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U.S. Laser Corp. has been providing equipment and expertise to the solar photovoltaic industry since 1980, when we delivered our first laser scribing system to Solarex. During the ensuing 25 years, we have continued to develop new technologies to improve speed and quality, and to support the evolution of new materials and processes.
Highlights of U.S. Laser's 26 year involvement with the solar photovoltaic industry include:
BP Solar (formerly Advanced Photovoltaic Systems)
Polyplex Corp. Ltd. (through Materials Research Group)
Shell Solar (formerly Siemens Solar and Arco Solar)
Solar Cells, Inc.
University of Delaware
Through our applications laboratory and customer support, we keep abreast of the evolving photovoltaic technologies, including thin-film amorphous silicon, cadmium telluride, and other thin film materials.
Laser Systems for Large Photovoltaic Panels
U.S. Laser Corp. has designed and manufactured many different system configurations for processing large (~60 cm x 150 cm) panels. These three examples indicate the range of possibilities and capabilities:
Rapid Scribing Speed For Flat and Curved Panels
This system features a high speed (40 cm/s) two axis (YZ) moving beam system with a single (X) axis moving table, all on a rigid granite structure. The laser can be configured for fundamental wavelength or frequency doubled mode. The beam delivery system features coaxial, parfocal CCTV viewing.
Multiple Beam Delivery for Simultaneous Scribes
This optical system is designed to take the output of 2 or 4 lasers to produce 8 balanced beams, allowing for simultaneous scribing of 8 lines. Each beam includes a constant power feedback control, and coaxial parfocal CCTV viewing. It is designed to be used with a 2-axis (XY) moving table.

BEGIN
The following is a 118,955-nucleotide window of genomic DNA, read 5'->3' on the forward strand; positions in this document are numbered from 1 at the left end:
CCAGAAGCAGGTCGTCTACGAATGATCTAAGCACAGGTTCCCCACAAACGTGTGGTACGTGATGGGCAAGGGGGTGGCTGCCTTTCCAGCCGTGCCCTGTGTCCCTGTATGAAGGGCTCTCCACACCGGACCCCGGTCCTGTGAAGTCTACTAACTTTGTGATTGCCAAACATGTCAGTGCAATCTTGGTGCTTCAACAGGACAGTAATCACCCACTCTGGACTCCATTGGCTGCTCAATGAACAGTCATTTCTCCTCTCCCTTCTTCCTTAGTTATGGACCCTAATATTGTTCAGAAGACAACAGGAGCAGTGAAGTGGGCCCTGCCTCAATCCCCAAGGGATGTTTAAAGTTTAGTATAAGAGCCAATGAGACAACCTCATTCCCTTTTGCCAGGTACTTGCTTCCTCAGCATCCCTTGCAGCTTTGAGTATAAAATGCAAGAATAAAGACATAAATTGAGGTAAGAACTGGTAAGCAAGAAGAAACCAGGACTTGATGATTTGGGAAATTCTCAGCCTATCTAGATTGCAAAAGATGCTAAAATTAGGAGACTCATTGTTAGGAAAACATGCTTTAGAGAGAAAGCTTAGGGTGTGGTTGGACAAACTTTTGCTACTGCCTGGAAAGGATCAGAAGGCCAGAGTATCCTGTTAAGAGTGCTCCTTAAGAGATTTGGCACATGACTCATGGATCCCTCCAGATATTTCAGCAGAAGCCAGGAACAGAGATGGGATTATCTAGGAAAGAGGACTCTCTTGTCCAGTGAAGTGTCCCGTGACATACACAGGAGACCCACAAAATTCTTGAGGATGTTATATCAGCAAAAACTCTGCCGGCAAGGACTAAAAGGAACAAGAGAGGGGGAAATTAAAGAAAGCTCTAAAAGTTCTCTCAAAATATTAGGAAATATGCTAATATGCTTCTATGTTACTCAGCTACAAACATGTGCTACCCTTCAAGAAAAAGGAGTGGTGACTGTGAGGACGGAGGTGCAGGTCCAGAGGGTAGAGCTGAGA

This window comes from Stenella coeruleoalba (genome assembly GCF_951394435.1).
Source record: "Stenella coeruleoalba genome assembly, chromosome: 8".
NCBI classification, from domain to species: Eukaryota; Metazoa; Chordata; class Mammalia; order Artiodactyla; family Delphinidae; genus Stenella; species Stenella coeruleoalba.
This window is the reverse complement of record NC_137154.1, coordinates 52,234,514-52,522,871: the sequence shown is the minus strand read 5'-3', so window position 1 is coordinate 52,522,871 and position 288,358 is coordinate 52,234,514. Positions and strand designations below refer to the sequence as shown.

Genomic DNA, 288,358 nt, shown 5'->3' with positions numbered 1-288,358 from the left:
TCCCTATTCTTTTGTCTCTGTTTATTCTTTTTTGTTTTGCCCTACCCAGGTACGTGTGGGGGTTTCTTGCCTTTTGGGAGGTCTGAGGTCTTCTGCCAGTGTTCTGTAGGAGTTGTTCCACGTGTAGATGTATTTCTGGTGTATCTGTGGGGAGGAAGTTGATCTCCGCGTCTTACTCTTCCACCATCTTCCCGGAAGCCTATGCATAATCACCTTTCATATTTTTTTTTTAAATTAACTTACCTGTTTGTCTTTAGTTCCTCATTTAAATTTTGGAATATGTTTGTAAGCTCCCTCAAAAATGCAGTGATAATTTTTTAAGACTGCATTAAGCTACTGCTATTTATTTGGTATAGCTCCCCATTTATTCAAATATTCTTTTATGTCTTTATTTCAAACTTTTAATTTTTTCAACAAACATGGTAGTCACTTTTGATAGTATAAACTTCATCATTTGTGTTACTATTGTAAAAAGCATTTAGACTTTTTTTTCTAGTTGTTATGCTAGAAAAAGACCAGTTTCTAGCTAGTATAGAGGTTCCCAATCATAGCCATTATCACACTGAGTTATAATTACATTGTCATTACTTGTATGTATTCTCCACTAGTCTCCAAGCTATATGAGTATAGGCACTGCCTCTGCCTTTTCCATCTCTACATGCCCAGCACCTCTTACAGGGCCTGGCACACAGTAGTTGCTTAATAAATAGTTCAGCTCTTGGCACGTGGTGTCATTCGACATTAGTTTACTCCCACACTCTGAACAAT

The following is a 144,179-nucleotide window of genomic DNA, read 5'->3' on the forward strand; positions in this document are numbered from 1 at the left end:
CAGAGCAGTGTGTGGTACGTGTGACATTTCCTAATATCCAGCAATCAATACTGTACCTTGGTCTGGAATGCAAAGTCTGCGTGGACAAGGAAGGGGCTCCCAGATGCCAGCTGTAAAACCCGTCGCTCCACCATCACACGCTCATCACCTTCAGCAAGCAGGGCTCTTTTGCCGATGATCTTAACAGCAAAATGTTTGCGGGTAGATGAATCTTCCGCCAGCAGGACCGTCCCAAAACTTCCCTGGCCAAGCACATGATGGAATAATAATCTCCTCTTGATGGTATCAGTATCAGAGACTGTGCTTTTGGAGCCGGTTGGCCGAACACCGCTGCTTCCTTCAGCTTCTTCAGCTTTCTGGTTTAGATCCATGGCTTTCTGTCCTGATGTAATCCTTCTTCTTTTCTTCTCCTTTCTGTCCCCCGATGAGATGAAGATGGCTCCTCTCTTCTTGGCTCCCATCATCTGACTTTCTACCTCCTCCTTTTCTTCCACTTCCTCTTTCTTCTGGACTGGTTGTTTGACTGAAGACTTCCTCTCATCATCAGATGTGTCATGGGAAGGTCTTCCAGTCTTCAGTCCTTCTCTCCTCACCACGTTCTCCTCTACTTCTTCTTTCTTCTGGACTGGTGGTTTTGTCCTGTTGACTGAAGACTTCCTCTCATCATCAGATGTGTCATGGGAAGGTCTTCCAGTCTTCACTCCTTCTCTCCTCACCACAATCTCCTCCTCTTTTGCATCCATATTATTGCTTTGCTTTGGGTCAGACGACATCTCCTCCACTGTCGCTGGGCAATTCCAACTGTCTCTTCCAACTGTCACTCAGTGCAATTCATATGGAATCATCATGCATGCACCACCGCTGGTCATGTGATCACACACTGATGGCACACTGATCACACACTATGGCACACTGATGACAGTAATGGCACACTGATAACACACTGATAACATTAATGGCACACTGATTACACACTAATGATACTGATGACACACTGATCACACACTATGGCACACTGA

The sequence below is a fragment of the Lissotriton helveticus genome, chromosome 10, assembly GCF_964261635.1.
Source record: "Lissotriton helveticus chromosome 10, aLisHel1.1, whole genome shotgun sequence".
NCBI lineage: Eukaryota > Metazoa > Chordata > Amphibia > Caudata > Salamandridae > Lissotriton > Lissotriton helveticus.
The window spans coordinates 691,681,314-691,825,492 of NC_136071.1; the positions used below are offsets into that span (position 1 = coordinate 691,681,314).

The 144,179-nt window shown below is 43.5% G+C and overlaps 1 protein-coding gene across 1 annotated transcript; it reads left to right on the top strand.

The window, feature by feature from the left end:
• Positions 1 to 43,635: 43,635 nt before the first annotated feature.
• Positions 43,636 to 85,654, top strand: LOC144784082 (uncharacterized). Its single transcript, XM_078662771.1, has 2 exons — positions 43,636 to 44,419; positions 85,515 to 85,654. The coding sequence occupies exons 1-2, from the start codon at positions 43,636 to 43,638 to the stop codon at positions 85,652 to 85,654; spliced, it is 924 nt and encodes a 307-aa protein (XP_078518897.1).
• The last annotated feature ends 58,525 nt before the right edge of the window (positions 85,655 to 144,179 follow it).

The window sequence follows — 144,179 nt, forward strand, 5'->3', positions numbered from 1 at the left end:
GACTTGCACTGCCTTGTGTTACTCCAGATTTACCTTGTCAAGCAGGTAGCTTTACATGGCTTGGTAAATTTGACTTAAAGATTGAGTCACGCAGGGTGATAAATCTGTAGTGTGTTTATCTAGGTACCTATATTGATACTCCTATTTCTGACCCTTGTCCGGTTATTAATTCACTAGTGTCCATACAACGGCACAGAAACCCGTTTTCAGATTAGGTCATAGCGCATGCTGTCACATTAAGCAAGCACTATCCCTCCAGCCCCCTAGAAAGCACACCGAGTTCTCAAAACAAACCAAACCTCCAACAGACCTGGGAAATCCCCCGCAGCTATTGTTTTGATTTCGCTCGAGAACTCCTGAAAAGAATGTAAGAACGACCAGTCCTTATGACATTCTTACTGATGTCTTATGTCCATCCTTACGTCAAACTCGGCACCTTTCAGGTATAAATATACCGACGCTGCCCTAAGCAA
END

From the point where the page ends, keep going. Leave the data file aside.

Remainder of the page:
Economical System for Moderate Throughput
Where high scribing speeds are not required, this system is very economical. The laser and 2 axis (XY) table are supported on a large welded steel frame. The table can be fitted with a vacuum holddown for flexible panels. The beam delivery system, including coaxial parfocal CCTV viewing, can deliver one or two beams. The system can be outfitted with a mechanical scribe head.
Lasers for Processing Photovoltaic Panels
Modern photovoltaic panels are large multilayer devices manufactured in high volume by various deposition methods. A light-sensitive semiconductor material such as amorphous silicon or cadmium telluride is sandwiched between two electrical conductors (one transparent, one highly reflective) to form a light driven battery. For maximum efficiency, the panel is electrically divided into many strips, connected in series. The isolation of the individual strips and the series connections are created by selective laser scribing steps.
The first process scribes the front electrode, generally made of tin oxide. Since this layer is transparent in the visible, a fundamental wavelength Nd:YAG laser (output in the near infrared) is generally used.
The second process scribes the semiconductor material (amorphous silicon, cadmium telluride, or other material). Since this material absorbs in the visible portion of the spectrum, it can be scribed with a frequency-doubled Nd:YAG laser, which emits in the green. Some manufacturers scribe this layer in the near infrared, however.
The final layer to be scribed is the back electrode, typically a deposited metal such as aluminum. Different manufacturers use widely different scribing parameters (wavelength, power, pulse width) for this layer, as the results depend strongly on the materials and geometry of the panel.
In considering the appropriate laser(s) for processing particular panels, the following parameters should be considered: materials and thickness of the layers, scribe width, requirements, number of beams from each laser, and scribe speed.
U.S. Laser Corp. offers a range of Nd:YAG and Nd:YV04 lasers, both lamp and diode pumped, appropriate for the laser scribing processes. All are AO Q-switched, CW pumped TEM00 lasers. Both fundamental wavelength (near infrared, 1.064 um) and frequency multiplied (green, 0.532 um) and UV (0.355 um and 0.266 um) versions are available, in a variety of output powers and pulsewidths.
Diode pumped laser versions are summarized in the table below.
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